“For us, for USA, the greatest stake in this Russia-Ukraine war is not who ends up in control of Luhansk, Donetsk, or Kherson, but that we not be drawn into a military conflict that would put us on the escalator to a war with Russia, a World war and perhaps a Nuclear war,” writes Patrick J. Buchanan (photo), a founding editor of “The American Conservative”.
Nothing in Eastern or Central Europe is worth a major U.S. war with Russia that could go nuclear and cost millions of American lives. The Donbas and Crimea may be of great importance to Kyiv and Moscow, but nothing in these lands would justify a U.S. war with a nuclear-armed Russia, the kind of war we managed to avoid through the Cold War from 1949-1989.
In the final days of this lame-duck Congress, before control of the House passes to Republicans in January, Democrats are expected to approve Joe Biden's request for another $38 billion for the Kyiv regime, its army and its war. Passage of this legislation would virtually guarantee that the U.S. continues to finance this war and extend the fighting until spring.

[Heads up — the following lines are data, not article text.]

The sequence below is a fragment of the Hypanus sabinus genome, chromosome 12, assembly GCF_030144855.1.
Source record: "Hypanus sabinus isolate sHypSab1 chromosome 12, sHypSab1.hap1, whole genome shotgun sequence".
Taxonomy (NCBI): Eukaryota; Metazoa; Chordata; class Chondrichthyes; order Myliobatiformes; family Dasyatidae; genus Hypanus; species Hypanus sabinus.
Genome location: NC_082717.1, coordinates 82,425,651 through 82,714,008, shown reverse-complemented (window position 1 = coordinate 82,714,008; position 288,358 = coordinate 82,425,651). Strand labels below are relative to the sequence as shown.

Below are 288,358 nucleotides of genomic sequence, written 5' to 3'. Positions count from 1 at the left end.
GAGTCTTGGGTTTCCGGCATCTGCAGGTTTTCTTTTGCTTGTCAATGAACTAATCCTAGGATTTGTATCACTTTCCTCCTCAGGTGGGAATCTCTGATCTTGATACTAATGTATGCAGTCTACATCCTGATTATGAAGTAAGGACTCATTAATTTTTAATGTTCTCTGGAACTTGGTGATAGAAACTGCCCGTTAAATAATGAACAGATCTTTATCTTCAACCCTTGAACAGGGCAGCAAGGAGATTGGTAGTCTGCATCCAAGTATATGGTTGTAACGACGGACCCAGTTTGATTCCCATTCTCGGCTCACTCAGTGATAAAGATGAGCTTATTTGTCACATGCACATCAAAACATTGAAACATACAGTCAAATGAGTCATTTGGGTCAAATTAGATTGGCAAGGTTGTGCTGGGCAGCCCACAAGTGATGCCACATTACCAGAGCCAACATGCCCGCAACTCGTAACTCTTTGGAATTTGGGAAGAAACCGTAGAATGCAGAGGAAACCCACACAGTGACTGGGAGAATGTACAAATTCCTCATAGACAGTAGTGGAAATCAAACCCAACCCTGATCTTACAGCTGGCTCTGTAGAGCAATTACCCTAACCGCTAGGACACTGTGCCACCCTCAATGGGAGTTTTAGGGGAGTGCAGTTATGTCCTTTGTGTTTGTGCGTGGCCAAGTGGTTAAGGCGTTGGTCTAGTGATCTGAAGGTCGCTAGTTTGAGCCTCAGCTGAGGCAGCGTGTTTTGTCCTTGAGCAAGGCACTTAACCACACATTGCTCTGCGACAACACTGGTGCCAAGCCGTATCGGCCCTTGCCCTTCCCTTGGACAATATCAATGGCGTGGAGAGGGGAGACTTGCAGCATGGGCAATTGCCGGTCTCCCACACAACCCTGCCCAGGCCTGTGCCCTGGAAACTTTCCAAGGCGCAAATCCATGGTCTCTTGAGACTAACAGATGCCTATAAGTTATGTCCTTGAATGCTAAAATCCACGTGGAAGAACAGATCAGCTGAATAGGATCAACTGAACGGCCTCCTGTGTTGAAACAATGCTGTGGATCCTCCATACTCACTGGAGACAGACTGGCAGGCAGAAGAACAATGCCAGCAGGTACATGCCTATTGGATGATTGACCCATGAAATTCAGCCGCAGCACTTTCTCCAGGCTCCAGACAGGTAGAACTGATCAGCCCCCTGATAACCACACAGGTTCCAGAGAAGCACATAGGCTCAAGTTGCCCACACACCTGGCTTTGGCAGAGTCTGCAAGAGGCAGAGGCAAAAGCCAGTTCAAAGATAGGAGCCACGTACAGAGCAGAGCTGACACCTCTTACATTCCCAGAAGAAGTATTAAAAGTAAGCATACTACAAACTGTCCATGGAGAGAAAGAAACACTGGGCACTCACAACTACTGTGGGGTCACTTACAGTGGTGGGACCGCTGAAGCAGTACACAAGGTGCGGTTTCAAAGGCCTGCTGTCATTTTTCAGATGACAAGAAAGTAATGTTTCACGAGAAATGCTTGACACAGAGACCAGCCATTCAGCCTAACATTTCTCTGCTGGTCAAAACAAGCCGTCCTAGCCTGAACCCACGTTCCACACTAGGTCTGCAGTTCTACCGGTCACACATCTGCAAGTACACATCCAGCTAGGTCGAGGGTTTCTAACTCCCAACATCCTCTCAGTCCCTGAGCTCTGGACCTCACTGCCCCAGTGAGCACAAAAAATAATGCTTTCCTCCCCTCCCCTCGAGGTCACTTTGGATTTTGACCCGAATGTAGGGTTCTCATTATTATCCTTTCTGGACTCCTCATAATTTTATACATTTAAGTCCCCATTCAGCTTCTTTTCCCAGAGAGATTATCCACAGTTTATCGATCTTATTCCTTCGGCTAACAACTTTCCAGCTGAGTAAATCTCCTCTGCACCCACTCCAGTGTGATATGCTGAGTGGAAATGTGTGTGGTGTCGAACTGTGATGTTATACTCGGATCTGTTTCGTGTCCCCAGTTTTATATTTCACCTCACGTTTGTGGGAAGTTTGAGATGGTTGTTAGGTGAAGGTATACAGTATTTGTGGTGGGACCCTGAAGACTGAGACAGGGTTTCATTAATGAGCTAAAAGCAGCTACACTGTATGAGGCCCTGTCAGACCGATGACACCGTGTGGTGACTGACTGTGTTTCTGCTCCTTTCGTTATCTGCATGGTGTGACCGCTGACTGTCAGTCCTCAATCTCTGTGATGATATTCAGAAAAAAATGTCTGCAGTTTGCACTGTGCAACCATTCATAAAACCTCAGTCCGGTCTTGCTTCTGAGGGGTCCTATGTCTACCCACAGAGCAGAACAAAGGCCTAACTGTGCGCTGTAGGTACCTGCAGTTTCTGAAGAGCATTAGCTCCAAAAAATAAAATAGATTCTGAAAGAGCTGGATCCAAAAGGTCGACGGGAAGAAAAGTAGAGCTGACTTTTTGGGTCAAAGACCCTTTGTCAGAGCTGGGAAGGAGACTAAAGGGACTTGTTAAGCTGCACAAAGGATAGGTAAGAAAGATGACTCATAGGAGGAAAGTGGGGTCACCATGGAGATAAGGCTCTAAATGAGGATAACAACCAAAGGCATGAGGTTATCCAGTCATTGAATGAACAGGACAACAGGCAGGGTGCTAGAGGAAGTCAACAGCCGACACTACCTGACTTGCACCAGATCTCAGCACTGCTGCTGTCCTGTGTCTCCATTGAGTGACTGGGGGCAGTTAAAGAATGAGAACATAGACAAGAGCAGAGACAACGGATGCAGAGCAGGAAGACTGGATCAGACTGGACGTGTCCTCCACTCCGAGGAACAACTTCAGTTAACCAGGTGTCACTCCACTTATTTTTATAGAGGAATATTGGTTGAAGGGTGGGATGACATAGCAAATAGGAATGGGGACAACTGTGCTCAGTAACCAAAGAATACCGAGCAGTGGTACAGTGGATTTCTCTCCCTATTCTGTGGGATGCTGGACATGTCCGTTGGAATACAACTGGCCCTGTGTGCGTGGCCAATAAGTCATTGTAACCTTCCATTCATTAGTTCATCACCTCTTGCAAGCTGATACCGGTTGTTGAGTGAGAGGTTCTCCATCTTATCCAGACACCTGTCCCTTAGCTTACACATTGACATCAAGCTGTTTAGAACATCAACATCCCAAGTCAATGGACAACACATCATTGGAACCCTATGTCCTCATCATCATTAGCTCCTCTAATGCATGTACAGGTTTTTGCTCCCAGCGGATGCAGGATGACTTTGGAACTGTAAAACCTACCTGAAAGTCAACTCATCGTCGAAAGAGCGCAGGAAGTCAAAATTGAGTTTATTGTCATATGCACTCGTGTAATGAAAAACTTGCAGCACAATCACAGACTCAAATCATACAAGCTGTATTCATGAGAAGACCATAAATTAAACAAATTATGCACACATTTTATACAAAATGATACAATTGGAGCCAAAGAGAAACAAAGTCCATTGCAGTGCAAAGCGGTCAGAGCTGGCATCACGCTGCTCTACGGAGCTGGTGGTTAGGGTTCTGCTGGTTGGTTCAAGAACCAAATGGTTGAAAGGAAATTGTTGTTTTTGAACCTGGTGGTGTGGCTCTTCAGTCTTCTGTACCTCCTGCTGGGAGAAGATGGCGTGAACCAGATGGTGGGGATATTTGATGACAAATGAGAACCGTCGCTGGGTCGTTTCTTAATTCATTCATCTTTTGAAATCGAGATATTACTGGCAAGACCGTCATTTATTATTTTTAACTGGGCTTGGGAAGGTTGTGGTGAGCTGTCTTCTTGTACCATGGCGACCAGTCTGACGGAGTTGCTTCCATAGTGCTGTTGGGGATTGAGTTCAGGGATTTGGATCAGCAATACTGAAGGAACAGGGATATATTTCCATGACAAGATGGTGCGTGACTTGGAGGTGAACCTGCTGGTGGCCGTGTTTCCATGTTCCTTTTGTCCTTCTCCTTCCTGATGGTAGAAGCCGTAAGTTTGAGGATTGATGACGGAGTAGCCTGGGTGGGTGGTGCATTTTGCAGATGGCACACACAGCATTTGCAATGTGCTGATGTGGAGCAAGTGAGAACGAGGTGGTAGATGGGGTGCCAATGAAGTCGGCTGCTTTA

Why would we do this?
The U.S. ought not dictate to Kyiv when it should move to the negotiating track to end this war.
But we, Americans, do have, given our indispensable contributions to the Ukrainian war effort, the right to tell Kyiv when we believe that the risks of further fighting exceed any potential gain for us; and, if Kyiv is determined to fight on, to give notice that Ukraine will be doing so without any more U.S. munitions.
Great powers should never cede to lesser powers, unconnected to their vital interests, the capacity to drag them into unwanted wars, stresses Patrick J. Buchanan.
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